Contemporary debates on states of emergency have focused on whether law can regulate emergency powers, if at all. These studies base their analyses on the premise that law and emergency are at odds with each other. In Between the Rule of Law and States of Emergency, Yoav Mehozay offers a fundamentally different approach, demonstrating that law and emergency are mutually reinforcing paradigms that compensate for each other’s shortcomings. Through a careful dissection of Israel’s emergency apparatus, Mehozay illustrates that the reach of Israel’s emergency regime goes beyond defending the state and its people against acts of terror. In fact, that apparatus has had a far greater impact on Israel’s governing system, and society as a whole, than has traditionally been understood. Mehozay pushes us to think about emergency powers beyond the “war on terror” and consider the role of emergency with regard to realms such as political economy.
Friday, October 21, 2016
Forthcoming from SUNY Press is Yoav Mehozay’s Between the Rule of Law and States of Emergency: The Fluid Jurisprudence of the Israeli Regime. From the description:
Saturday, October 15, 2016
Routledge has published Leif Dahlberg’s Spacing Law and Politics: The Constitution and Representation of the Juridical. From the description:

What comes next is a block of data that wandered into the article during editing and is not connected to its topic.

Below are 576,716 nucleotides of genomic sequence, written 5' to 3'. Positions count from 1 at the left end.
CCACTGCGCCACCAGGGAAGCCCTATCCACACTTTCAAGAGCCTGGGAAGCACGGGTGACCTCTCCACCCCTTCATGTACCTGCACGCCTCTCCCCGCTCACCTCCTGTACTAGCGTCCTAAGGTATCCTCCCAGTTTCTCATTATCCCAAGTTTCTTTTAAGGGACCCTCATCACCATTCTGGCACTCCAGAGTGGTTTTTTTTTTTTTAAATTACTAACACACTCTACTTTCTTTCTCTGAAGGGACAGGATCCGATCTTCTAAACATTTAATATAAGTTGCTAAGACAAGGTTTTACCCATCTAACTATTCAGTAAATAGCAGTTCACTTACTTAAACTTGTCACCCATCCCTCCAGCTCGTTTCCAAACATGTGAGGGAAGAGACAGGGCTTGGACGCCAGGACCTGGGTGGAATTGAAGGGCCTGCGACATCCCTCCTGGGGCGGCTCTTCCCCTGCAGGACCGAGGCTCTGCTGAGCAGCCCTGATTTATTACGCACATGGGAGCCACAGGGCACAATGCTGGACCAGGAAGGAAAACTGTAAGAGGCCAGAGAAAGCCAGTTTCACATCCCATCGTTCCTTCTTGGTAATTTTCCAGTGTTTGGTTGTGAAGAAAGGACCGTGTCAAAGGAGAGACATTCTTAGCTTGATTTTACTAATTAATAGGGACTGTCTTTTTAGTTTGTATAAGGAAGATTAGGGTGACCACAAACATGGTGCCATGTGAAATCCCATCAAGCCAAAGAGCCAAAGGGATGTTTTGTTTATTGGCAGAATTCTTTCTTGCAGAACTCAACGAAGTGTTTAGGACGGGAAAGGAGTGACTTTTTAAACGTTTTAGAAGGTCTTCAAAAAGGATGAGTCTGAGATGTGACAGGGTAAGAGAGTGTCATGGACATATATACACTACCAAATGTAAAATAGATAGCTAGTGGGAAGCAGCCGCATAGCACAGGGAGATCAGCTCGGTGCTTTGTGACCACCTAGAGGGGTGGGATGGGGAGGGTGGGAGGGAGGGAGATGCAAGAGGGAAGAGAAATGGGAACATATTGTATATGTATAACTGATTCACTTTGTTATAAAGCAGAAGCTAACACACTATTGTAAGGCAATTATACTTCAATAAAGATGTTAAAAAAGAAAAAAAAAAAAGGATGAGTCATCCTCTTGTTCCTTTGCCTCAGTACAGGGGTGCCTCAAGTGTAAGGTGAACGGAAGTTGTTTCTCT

Examining the inherent spatiality of law, both theoretically and as social practice, this book presents a genealogical account of the emergence and the development of the juridical. In an analysis that stretches from ancient Greece, through late antiquity and early modern and modern Europe, and on to the contemporary courtroom, it considers legal and philosophical texts, artistic and literary works, as well as judicial practices, in order to elicit and document a series of critical moments in the history of juridical space. Offering a more nuanced understanding of law than that found in traditional philosophical, political or social accounts of legal history, Dahlberg forges a critical account of the intimate relations between law and politics that shows how juridical space is determined and conditioned in ways that are integral to the very functioning – and malfunctioning – of law.
Tuesday, October 4, 2016
Yale University Press has published Rebecca Gould’s Writers and Rebels: The Literature of Insurgency in the Caucasus. From the description:
Spanning the period between the end of the Russo-Caucasian War and the death of the first female Chechen suicide bomber, this groundbreaking book is the first to compare Georgian, Chechen, and Daghestani depictions of anticolonial insurgency. Rebecca Gould draws from previously untapped archival sources as well as from prose, poetry, and oral narratives to assess the impact of Tsarist and Soviet rule in the Islamic Caucasus. Examining literary representations of social banditry to tell the story of Russian colonialism from the vantage point of its subjects, among numerous other themes, Gould argues that the literatures of anticolonial insurgency constitute a veritable resistance – or “transgressive sanctity” – to colonialism.